A frequent photoblog with select favorites of my photographs. Subjects are typically nature, landscape, astrophotos, existing light.
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Monday, October 20, 2008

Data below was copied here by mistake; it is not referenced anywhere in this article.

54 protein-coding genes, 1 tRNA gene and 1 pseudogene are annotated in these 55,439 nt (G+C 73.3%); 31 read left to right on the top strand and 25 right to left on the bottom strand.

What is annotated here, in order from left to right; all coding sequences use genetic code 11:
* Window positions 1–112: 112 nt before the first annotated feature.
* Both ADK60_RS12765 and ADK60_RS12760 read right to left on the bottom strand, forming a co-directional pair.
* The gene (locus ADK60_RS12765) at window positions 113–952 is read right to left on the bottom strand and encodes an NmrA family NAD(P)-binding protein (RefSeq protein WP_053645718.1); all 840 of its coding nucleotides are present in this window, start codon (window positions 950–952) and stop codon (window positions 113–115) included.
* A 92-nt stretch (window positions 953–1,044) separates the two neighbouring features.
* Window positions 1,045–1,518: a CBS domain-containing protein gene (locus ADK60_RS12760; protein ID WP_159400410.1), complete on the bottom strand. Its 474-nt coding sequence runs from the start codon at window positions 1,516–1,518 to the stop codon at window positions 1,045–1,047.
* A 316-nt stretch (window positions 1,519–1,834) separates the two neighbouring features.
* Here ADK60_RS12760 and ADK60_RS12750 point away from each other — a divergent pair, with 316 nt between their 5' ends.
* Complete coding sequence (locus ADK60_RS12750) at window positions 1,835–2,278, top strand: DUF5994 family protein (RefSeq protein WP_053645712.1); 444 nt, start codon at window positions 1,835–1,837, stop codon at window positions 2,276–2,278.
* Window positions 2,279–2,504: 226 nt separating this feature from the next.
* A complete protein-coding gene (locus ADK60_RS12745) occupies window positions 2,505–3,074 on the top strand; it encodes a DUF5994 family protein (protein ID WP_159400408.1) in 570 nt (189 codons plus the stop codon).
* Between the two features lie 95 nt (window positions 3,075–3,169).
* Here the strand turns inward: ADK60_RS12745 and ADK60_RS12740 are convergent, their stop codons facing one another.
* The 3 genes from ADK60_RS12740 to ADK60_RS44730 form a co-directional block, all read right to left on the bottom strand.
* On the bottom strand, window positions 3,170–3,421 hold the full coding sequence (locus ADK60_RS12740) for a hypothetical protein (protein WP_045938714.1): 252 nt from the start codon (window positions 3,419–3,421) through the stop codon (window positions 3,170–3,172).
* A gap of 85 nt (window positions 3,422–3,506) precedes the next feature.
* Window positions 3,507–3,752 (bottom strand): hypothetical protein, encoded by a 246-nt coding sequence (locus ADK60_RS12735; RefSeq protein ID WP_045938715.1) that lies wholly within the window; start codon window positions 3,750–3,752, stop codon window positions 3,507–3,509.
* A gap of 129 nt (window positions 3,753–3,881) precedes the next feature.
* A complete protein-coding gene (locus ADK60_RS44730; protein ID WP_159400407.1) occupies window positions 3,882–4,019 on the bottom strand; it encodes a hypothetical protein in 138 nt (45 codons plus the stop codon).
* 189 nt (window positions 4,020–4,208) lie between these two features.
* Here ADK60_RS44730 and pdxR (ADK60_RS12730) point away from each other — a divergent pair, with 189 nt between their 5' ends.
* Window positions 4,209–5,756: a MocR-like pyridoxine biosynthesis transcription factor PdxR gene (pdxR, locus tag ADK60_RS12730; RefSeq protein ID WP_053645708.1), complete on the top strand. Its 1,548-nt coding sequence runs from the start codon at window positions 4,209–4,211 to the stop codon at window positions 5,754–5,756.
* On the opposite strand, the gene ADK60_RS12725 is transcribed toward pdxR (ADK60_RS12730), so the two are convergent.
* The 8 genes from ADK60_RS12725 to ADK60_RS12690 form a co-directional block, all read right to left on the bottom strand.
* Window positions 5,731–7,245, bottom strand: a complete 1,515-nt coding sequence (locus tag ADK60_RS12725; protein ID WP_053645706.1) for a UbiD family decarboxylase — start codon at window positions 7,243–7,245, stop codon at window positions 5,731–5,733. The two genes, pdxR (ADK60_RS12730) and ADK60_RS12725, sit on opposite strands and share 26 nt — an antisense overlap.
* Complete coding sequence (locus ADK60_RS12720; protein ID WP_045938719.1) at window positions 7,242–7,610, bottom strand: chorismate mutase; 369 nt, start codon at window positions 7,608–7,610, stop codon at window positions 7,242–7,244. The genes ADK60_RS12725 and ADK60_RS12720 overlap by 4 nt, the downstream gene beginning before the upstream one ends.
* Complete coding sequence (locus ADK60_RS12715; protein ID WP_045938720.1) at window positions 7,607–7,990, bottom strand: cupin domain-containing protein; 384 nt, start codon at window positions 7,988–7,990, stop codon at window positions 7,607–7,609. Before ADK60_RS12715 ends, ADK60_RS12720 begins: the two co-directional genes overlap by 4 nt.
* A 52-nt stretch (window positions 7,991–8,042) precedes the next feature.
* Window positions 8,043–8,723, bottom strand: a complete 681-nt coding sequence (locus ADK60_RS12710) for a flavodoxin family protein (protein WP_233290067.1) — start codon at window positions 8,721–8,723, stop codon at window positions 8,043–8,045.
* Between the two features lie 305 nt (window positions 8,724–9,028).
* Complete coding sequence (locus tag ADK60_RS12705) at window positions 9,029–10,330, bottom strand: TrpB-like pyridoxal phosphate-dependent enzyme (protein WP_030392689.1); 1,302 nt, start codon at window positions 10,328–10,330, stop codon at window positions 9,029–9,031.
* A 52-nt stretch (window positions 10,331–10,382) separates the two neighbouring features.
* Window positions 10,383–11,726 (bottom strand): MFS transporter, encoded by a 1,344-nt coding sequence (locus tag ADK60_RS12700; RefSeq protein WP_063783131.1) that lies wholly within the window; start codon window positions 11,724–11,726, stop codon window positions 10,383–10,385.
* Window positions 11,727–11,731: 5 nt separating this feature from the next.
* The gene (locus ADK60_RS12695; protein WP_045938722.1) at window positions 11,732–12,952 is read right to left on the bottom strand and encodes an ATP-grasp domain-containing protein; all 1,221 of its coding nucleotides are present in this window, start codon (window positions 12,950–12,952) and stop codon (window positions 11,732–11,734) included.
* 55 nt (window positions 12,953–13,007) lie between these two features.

Been a while since I last posted a photo of the Moon. This was taken with my 70-300mm zoom at 300mm focal length with an exposure of 1/1000 seconds at f/5.6, ISO 400. It's hard to do any better with this particular lens - I need a nice telescope. Despite the low resolution, you can see a lot of detail on this nearly last quarter phase moon. The bright rayed craters Kepler, Copernicus and Tycho are all visible, though Tycho's normally spectacular rays are a bit subdued in the late afternoon sunshine at that site. The bright crater Aristarchus is visible near the eastern limb (as we see it on the left - western limb if you were standing on the Moon) looking like a spotlight in the middle of the dark Mare surface around it. At the moment this was taken on Saturday night (10/18), it looks like the sun was just setting on Tranquility Base where Apollo 11 landed more than 39 years ago. Another Lunar day has gone by without new human bootprints on our nearest neighbor.